It took us about an hour to reach the monastery, which was founded in the 12th century. The present structure was built in the 15th century by a character known in Bhutan as the “Divine Madman”. Tango currently functions as a university of Buddhist studies for about 300 monks and is the residence of an important young reincarnated lama. We visited the temple inside and Sonam explained Tango’s history in more detail. A couple of side notes - hats must be removed when visiting monasteries and shoes must be removed when entering temples. Also, photography is not allowed inside temples.

The 45 minute hike down was easier but the trail was slippery in places. We headed back to Thimphu for lunch at Edelweiss, a locally-owned restaurant. It offered the usual tourist buffet with a few other items (pasta and a sweet and sour dish). We were joined at our table by a young woman from New Zealand who had just arrived in Bhutan after 5 weeks in Nepal. She was only planning to spend a few days in Bhutan because of the cost and seemed disappointed by how modern Thimphu was. I shared with her that we were looking forward to moving on to the more rural and less modern parts of the country. We talked some more about her travels in Nepal and how she was enamored with the people there. The time went by quickly and soon Sonam appeared at our table, hinting that it was time to go.

Before heading out of Thimphu, we had one more stop - the Vegetable Weekend Market, which runs Friday to Sunday. Unlike most markets we have seen in Asia, this was the most organized, neatly laid out market we had ever seen - stall after stall of locals selling the same vegetables. I asked Sonam, a Thimphu resident, how do the people decide which stall to buy from? He replied that they check prices carefully and tend to buy from their friends (just like anywhere else, I suppose). There was a market next door where crafts and clothing were being sold. We spent some time there but made no purchases.

The drive to Punakha took about 2¾ hours on a fairly good road. Our average speed throughout Bhutan was about 30 km/hr (20 mph) so everything is relative. At about 45 minutes outside of Thimphu, we stopped at Dochu La, the first of 3 mountain passes we would encounter as we headed east. The views of the distant snow-capped Himalayas near the Bhutan-Tibet border were spectacular. There was a large array of prayer flags and a collection of several dozen stupas at the site. A good spot for photographs...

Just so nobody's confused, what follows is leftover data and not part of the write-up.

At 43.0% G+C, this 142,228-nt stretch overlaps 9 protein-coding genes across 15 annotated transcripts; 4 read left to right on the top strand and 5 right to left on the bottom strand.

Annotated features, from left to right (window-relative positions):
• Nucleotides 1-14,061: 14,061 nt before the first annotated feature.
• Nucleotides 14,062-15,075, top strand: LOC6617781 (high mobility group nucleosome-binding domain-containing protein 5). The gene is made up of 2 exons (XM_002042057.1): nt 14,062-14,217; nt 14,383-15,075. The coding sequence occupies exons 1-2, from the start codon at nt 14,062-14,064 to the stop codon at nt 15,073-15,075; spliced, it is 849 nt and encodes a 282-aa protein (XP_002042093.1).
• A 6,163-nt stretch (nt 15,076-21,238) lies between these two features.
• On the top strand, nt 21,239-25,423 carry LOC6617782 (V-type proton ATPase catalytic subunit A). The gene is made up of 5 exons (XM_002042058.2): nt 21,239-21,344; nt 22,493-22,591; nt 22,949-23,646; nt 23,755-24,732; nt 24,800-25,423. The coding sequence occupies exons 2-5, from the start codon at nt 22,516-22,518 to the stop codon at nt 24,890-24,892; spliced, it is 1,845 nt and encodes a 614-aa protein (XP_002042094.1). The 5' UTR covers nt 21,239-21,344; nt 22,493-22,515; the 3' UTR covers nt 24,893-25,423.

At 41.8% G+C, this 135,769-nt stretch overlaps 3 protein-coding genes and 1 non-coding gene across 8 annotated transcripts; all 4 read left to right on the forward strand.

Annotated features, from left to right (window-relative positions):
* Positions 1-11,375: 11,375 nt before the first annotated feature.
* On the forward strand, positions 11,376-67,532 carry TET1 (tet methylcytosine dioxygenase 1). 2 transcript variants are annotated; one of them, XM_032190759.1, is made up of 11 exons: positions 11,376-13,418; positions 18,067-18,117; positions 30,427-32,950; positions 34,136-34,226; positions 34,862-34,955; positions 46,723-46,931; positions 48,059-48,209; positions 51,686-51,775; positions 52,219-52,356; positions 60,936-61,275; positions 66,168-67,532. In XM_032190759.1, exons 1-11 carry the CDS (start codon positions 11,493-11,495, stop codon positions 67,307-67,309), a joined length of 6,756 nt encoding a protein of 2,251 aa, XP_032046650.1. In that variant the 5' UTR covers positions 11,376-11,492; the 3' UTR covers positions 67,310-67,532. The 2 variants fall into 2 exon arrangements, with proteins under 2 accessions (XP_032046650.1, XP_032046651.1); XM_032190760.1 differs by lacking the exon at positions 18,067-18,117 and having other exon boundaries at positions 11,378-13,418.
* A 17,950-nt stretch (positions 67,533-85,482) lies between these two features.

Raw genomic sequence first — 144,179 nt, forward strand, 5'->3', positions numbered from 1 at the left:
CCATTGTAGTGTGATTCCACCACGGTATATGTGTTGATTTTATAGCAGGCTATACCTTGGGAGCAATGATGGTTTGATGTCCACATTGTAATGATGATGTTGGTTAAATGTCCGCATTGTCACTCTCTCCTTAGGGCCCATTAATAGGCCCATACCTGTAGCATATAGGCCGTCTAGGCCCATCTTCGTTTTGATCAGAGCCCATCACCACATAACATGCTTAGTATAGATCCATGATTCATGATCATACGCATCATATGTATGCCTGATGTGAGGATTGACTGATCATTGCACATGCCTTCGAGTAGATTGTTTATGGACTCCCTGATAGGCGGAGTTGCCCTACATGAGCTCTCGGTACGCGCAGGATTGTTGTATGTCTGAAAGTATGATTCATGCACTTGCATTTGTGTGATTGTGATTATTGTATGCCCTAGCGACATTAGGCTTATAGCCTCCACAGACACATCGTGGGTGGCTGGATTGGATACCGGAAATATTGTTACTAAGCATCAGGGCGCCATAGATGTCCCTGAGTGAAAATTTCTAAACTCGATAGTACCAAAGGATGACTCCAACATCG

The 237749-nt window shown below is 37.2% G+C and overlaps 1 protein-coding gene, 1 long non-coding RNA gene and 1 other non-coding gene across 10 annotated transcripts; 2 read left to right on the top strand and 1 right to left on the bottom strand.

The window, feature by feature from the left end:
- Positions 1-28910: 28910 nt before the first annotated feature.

When we arrived at Meri Puensum Resort, the sun was just about to set. Sonam told us that the name of the hotel refers to the “family of 3” that runs it. We were quickly checked in and escorted along with our bags to room #101. The rooms at this hotel were laid out as a series of 2-story cottages. Our unit was on an upper floor some distance from the reception and the restaurant, ensuring a quiet stay. We were again happy that we had a very spacious room with a king bed and a little porch with a great view of the Punakha Valley. Since the room had no heater, Jeane requested one along with some extra towels which were brought quickly. Unlike our previous stay, there was no Wifi in our room. There was Wifi in the restaurant but it was maddeningly slow.

Sonam reminded us to wear shoes with good traction again for our hike the next day. He told us he wanted to get going at 8:30 AM again. I kind of groaned and he bid us good night. During what remained of the day, we relaxed in our room and had a not-so-memorable dinner.

Next: A wonderful hike, a beautiful dzong and the Temple of the Divine Madman
Craig is offline  
Nov 13th, 2012, 10:05 AM
  #32  
 
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FAB!
Smeagol is offline  
Nov 13th, 2012, 10:52 AM
  #33  
 
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Great report - keep it coming.
Bhutan is on my maybe list.
emdee is offline  
Nov 13th, 2012, 02:10 PM
  #34  
 
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So good to read your report. But. Bob could go...the Uma in Paro has a lovely indoor pool.
Elainee is offline  
Nov 13th, 2012, 02:22 PM
  #35  
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Elainee, I stand corrected. Bob could just hang out at the Uma pool and drink yak smoothies...
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Nov 13th, 2012, 02:34 PM
  #36  
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Day 4: Punakha

After a really good night’s sleep, Jeane and I headed over to the restaurant for breakfast. We were pleasantly surprised to learn that we would be served a la carte and could order our eggs any way we wanted them. I ordered an omelet with “everything” and Jeane ordered scrambled. They arrived very quickly. Of course the other menu selections were limited to toast and jam, 1 kind of juice and tea or coffee. But sometimes its the little things that can make you happy...